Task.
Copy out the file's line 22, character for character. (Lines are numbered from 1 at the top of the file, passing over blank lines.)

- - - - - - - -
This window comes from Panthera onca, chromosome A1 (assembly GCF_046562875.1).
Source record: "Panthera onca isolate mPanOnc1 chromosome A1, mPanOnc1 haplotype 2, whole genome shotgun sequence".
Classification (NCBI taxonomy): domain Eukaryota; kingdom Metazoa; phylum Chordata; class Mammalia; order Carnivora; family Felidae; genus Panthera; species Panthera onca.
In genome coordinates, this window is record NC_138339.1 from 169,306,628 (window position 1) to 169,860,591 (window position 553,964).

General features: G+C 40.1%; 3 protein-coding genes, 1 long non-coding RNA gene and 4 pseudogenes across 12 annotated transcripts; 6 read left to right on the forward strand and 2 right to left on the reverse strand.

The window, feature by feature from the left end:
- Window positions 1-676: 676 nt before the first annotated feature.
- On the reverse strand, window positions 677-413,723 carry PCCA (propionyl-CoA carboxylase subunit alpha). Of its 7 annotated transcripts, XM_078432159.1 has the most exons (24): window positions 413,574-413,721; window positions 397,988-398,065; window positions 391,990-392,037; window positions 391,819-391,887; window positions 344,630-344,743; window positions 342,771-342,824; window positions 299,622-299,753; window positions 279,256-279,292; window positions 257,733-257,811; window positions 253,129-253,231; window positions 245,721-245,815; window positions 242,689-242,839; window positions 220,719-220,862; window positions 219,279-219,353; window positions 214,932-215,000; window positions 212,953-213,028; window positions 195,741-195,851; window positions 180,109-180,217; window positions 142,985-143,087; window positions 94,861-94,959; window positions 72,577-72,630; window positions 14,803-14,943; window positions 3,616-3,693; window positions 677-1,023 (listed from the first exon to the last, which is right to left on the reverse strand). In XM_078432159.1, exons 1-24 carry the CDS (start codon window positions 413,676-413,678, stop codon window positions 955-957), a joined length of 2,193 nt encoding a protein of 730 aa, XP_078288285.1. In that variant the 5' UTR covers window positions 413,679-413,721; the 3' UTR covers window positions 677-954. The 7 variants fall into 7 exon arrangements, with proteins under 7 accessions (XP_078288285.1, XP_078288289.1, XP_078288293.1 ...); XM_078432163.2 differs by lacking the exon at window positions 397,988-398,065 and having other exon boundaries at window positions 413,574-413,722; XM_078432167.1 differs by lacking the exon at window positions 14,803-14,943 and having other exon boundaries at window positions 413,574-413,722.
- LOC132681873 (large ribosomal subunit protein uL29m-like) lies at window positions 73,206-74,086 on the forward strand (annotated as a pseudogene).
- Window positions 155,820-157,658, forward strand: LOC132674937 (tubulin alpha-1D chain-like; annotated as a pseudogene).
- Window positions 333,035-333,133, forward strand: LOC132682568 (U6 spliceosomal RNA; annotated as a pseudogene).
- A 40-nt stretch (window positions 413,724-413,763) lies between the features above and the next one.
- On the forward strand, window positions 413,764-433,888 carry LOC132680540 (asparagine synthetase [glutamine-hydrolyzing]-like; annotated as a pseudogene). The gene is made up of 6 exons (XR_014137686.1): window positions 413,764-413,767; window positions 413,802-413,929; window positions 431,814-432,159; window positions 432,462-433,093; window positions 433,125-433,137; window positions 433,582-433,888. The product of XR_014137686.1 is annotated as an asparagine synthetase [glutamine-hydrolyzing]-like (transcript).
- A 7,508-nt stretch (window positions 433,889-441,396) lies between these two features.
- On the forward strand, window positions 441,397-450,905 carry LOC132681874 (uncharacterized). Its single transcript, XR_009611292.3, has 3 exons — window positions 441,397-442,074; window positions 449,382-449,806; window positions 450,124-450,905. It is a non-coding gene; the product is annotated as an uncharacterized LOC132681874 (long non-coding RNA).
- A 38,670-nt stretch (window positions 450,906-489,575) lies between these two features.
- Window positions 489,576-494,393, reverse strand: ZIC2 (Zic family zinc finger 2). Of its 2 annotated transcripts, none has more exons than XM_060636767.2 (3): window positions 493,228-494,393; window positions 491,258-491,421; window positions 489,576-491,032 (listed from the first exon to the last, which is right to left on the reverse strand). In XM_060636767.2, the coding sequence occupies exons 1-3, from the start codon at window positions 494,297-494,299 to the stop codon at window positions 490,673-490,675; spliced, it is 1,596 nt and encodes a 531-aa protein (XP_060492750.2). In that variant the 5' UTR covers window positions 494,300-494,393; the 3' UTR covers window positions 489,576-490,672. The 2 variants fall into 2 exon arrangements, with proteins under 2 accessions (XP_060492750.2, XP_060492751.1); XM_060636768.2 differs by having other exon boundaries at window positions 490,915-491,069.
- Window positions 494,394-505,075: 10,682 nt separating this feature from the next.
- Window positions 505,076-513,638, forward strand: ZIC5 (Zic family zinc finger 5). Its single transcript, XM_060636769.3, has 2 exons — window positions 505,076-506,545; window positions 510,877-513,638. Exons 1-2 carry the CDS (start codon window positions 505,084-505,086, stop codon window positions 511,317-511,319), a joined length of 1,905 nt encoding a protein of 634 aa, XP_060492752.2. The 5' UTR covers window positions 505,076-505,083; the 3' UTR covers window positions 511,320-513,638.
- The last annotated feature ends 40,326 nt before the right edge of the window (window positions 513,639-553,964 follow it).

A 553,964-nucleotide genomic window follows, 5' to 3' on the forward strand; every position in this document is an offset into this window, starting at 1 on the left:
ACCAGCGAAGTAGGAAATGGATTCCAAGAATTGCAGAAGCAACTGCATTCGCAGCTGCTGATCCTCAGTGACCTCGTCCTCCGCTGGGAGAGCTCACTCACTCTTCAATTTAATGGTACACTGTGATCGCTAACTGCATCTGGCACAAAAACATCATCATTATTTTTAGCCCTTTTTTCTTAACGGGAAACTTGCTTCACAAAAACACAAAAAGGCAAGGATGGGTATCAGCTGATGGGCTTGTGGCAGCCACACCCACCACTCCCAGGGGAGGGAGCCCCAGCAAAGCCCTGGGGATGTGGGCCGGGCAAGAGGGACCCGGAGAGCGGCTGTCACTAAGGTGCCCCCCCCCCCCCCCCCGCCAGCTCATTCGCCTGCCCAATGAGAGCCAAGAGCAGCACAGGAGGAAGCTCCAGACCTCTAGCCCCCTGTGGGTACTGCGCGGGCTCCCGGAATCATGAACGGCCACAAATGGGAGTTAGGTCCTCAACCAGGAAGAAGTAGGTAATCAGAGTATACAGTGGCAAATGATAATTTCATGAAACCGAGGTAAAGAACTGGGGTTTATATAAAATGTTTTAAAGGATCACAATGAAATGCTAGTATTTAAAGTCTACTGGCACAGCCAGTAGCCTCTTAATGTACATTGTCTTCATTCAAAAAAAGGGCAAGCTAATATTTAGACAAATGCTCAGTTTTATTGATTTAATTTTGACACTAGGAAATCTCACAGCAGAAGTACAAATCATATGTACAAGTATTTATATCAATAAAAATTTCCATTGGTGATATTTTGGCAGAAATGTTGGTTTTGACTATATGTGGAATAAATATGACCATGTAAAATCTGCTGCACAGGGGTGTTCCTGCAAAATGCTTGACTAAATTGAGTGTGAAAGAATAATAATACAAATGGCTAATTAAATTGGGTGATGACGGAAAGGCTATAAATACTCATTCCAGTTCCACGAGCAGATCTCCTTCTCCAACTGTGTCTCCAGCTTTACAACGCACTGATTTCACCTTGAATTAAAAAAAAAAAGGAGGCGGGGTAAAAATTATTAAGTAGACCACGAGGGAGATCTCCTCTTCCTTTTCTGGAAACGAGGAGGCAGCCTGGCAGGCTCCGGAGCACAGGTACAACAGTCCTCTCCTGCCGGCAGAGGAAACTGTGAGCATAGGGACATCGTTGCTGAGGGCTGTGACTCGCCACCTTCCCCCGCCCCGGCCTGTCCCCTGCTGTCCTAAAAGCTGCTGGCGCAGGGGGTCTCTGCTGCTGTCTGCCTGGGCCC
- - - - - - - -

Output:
ACCAGCGAAGTAGGAAATGGATTCCAAGAATTGCAGAAGCAACTGCATTCGCAGCTGCTGATCCTCAGTGACCTCGTCCTCCGCTGGGAGAGCTCACTCACTCTTCAATTTAATGGTACACTGTGATCGCTAACTGCATCTGGCACAAAAACATCATCATTATTTTTAGCCCTTTTTTCTTAACGGGAAACTTGCTTCACAAAAACACAAAAAGGCAAGGATGGGTATCAGCTGATGGGCTTGTGGCAGCCACACCCACCACTCCCAGGGGAGGGAGCCCCAGCAAAGCCCTGGGGATGTGGGCCGGGCAAGAGGGACCCGGAGAGCGGCTGTCACTAAGGTGCCCCCCCCCCCCCCCCCGCCAGCTCATTCGCCTGCCCAATGAGAGCCAAGAGCAGCACAGGAGGAAGCTCCAGACCTCTAGCCCCCTGTGGGTACTGCGCGGGCTCCCGGAATCATGAACGGCCACAAATGGGAGTTAGGTCCTCAACCAGGAAGAAGTAGGTAATCAGAGTATACAGTGGCAAATGATAATTTCATGAAACCGAGGTAAAGAACTGGGGTTTATATAAAATGTTTTAAAGGATCACAATGAAATGCTAGTATTTAAAGTCTACTGGCACAGCCAGTAGCCTCTTAATGTACATTGTCTTCATTCAAAAAAAGGGCAAGCTAATATTTAGACAAATGCTCAGTTTTATTGATTTAATTTTGACACTAGGAAATCTCACAGCAGAAGTACAAATCATATGTACAAGTATTTATATCAATAAAAATTTCCATTGGTGATATTTTGGCAGAAATGTTGGTTTTGACTATATGTGGAATAAATATGACCATGTAAAATCTGCTGCACAGGGGTGTTCCTGCAAAATGCTTGACTAAATTGAGTGTGAAAGAATAATAATACAAATGGCTAATTAAATTGGGTGATGACGGAAAGGCTATAAATACTCATTCCAGTTCCACGAGCAGATCTCCTTCTCCAACTGTGTCTCCAGCTTTACAACGCACTGATTTCACCTTGAATTAAAAAAAAAAAGGAGGCGGGGTAAAAATTATTAAGTAGACCACGAGGGAGATCTCCTCTTCCTTTTCTGGAAACGAGGAGGCAGCCTGGCAGGCTCCGGAGCACAGGTACAACAGTCCTCTCCTGCCGGCAGAGGAAACTGTGAGCATAGGGACATCGTTGCTGAGGGCTGTGACTCGCCACCTTCCCCCGCCCCGGCCTGTCCCCTGCTGTCCTAAAAGCTGCTGGCGCAGGGGGTCTCTGCTGCTGTCTGCCTGGGCCC